Oxford scientists believe they have made a breakthrough in their quest for a Covid-19 vaccine after discovering that the jab triggers a response that may offer a "double defence" against the virus.
Phase I human trials of the world-leading Oxford vaccine have shown that it generates an immune response against the disease, The Telegraph has learned.
Blood samples taken from a group of UK volunteers given a dose of the vaccine showed that it stimulated the body to produce both antibodies and "killer T-cells", a senior source said.
The discovery is promising because separate studies have suggested antibodies may fade away within months, while T-cells can stay in circulation for years.
However the source cautioned that the results, while "extremely promising", did not yet prove that the Oxford vaccine provides long-lasting immunity against Covid-19.
"I can tell you that we now know the Oxford vaccine covers both bases – it produces both a T-cell and an antibody response," the senior source told The Telegraph. "It's the combination of these two that will hopefully keep people safe.
"So far, so good. It's an important moment. But we still have a long way to go."
Another source close to the team described the presence of both antibodies and T-cells as a "double defence" against Covid-19.
The full findings will be published in the Lancet medical journal on July 20, it was confirmed on Wednesday night.
The findings are based on initial results from a Phase I clinical trial, which began in Oxford in April when doses of the vaccine were given to 500 volunteers.
A major trial is currently under way, involving 5,000 volunteers, in virus-hit Brazil to prove the vaccine is effective, while the drugmaker AstraZeneca has signed a deal to produce up to two billion doses.
If all goes well, the researchers hope the vaccine may be ready as early as October.
Speaking on ITV's Peston programme on Wednesday night, Matt Hancock, the Health Secretary, said the best case scenario is for the vaccine to be available this year, but added that it will "more likely" be ready in 2021.
The initial data also suggests that the ChAdOx1 nCoV-19 vaccine is safe, with no major side effects, it is understood, although further work will be needed. The team is also evaluating the level of dose needed to produce an effective response.
Stocks soared on Wednesday after reports of positive news on the Oxford vaccine to be released next week. Shares in AstraZeneca jumped 5.2 per cent.
David Carpenter, the chairman of the Berkshire Research Ethics Committee (REC), which approved the Oxford trial and continues to work with scientists on amendments, told The Telegraph that the team was "absolutely on track".
"They can strengthen findings by targeting people in hospitals, healthcare professionals, where the spread is [more] likely to happen," he said.
"Nobody can put final dates... things might go wrong, but the reality is that, by working with a big pharma company, that vaccine could be fairly widely available around September and that is the sort of target they are working on."
The T-cell discovery is likely to be important because scientists increasingly believe any successful vaccine will need to trigger the production of both antibodies and T-cells, which directly attack human cells that have already become infected with viruses.
Earlier this year, a similar vaccine against Mers, invented by the same Oxford team, was found to elicit high levels of T-cells but only triggered neutralising antibodies in 44 per cent of volunteers.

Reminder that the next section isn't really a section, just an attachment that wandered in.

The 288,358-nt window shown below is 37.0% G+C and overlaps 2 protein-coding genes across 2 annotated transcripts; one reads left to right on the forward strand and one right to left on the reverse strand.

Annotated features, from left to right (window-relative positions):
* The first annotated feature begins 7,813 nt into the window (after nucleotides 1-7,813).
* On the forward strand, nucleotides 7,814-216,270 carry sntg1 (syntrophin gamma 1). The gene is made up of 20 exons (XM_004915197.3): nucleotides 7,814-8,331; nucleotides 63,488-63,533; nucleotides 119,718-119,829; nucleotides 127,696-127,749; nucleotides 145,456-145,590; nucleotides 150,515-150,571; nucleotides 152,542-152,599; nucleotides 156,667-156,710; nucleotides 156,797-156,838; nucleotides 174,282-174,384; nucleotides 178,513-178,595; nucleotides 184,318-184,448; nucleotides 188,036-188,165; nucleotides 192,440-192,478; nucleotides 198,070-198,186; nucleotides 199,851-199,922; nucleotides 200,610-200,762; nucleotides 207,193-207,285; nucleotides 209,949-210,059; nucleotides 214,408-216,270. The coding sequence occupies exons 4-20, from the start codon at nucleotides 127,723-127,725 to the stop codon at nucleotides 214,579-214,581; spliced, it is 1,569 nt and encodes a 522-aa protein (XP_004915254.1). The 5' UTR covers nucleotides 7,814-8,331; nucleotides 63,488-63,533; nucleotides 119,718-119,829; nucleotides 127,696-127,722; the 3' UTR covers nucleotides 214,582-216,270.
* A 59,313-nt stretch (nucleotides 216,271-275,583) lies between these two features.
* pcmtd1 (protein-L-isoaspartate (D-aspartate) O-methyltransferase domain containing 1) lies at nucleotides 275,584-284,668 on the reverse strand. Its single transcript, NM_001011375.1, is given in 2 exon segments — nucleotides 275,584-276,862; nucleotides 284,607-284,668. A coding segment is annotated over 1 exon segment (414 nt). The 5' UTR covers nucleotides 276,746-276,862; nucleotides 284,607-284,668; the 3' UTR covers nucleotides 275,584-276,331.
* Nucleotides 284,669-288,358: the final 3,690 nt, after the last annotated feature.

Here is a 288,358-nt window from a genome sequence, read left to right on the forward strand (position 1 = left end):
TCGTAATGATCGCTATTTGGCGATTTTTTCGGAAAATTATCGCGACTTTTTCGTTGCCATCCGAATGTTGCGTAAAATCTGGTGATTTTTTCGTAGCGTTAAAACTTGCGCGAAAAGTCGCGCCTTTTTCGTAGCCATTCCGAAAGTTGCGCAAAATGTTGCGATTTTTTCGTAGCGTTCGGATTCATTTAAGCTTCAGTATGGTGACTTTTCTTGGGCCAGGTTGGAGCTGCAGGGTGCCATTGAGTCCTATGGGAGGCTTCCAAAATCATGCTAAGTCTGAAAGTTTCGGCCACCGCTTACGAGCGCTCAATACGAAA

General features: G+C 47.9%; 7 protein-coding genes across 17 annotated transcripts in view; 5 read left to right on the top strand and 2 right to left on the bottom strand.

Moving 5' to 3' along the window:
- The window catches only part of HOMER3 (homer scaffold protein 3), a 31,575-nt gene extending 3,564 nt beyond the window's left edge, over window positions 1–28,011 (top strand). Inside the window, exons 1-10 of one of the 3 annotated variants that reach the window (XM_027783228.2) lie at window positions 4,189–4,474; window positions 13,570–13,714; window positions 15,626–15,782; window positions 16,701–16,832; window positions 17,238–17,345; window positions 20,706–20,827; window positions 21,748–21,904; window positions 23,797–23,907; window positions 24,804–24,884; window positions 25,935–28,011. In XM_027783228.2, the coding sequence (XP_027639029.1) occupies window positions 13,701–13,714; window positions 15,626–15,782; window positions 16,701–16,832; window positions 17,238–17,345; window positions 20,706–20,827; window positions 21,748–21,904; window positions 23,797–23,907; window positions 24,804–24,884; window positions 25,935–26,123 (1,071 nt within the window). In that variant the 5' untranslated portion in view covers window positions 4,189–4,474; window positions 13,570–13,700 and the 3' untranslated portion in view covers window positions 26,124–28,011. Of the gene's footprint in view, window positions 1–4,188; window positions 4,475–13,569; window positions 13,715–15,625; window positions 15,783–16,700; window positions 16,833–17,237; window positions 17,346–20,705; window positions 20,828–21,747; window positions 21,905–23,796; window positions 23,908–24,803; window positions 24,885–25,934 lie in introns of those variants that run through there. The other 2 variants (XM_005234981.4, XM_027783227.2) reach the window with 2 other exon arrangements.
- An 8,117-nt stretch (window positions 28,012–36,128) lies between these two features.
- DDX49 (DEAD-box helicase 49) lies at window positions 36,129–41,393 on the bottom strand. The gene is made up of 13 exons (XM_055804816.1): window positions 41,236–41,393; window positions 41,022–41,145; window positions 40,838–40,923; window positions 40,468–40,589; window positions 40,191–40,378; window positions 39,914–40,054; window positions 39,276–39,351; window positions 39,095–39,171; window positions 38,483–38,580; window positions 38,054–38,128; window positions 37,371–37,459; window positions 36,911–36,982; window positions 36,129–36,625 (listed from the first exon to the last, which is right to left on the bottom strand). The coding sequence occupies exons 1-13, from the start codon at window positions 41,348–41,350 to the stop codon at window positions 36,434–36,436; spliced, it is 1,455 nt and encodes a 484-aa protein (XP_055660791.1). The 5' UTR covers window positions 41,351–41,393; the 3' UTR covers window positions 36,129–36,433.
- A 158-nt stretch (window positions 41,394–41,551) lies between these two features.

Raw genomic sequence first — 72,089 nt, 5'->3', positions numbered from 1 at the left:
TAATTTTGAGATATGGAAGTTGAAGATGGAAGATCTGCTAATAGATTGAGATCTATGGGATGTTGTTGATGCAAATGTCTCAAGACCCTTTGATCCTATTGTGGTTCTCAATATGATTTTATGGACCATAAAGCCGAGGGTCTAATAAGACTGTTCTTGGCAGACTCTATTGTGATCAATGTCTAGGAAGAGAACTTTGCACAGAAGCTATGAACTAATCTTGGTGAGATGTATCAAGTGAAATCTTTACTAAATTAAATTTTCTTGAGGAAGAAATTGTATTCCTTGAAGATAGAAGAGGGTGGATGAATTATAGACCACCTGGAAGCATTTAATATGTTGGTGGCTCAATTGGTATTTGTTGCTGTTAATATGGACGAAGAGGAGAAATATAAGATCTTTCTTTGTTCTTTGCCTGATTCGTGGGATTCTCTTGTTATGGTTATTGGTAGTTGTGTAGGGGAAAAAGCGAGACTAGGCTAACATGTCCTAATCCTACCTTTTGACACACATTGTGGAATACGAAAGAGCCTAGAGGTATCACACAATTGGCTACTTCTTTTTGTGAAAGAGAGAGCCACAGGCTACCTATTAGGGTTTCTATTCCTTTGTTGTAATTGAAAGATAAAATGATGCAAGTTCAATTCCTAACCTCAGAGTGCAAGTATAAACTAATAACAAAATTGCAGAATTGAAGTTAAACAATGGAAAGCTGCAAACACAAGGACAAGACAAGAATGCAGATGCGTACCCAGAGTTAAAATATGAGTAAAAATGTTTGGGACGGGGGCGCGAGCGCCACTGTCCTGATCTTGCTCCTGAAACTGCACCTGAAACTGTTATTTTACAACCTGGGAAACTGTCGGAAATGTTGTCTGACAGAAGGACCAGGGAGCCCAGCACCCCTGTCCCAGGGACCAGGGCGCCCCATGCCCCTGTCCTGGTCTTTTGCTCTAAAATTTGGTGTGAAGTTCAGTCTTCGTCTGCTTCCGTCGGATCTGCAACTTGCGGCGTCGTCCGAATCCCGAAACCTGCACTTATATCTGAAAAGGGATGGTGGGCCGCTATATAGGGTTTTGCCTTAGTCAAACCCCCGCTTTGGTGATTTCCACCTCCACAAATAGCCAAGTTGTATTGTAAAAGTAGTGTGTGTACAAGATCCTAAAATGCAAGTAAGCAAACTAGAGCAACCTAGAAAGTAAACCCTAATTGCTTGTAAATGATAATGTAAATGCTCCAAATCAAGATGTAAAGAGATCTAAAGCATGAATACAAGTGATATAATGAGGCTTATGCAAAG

If the Covid-19 vaccine can be proven in further trials to elicit a similarly strong T-cell response, the team hopes it may not need to trigger high levels of antibodies to provide meaningful protection.
A number of other vaccine candidates across the world have also produced T-cell responses, but only in smaller-scale studies. Others, including a major project in China, are thought to be unlikely to produce T-cells when tested on humans.
This week, the US biotech company Moderna published data from a Phase I trial involving 45 people showing that its RNA vaccine triggered both neutralising antibodies and T-cells.
The findings come amid increasing gloom over the longevity of Covid-19 antibodies. Earlier this week, a Kings College study found that people who recovered from Covid-19 appeared to lose their antibodies within months.
But in a study published in Nature on Thursday, researchers found that T-cells from the Sars outbreak had lasted for 17 years.
Duke University Scientists in Singapore found T-cells were still circulating in potent quantities from patients who were infected in 2003.
It is not known for sure if the same will be true for Covid-19, and whether the T-cells will protect against reinfection, but, speaking to The Telegraph, the lead researcher described discovery as "potentially very significant for a vaccine".
The researchers also found "remarkable" levels of T-cells able to latch on to the Covid-19 virus within people who had never been infected with the disease.
They believe these may have been triggered by the common cold and other animal coronaviruses – mainly originating in bats – and that the primed cells may also offer protection against the new virus.
Professor Antonio Bertoletti, who led the research in Singapore, said this may explain why so few patients in Singapore and south-east Asia have had really severe infections.
He said that while these T-cells will be more common in Asia, they will be present around the world. It suggests a significant proportion of all populations will have a degree of natural immunity to Covid-19.
Clinical trials of the Oxford vaccine, marking Phase III in the UK and involving more than 8,000 participants, are now almost complete.
The focus has now moved to Brazil and South Africa, where the disease is more prevalent, and scientists hope to gather sufficient cases within around a month.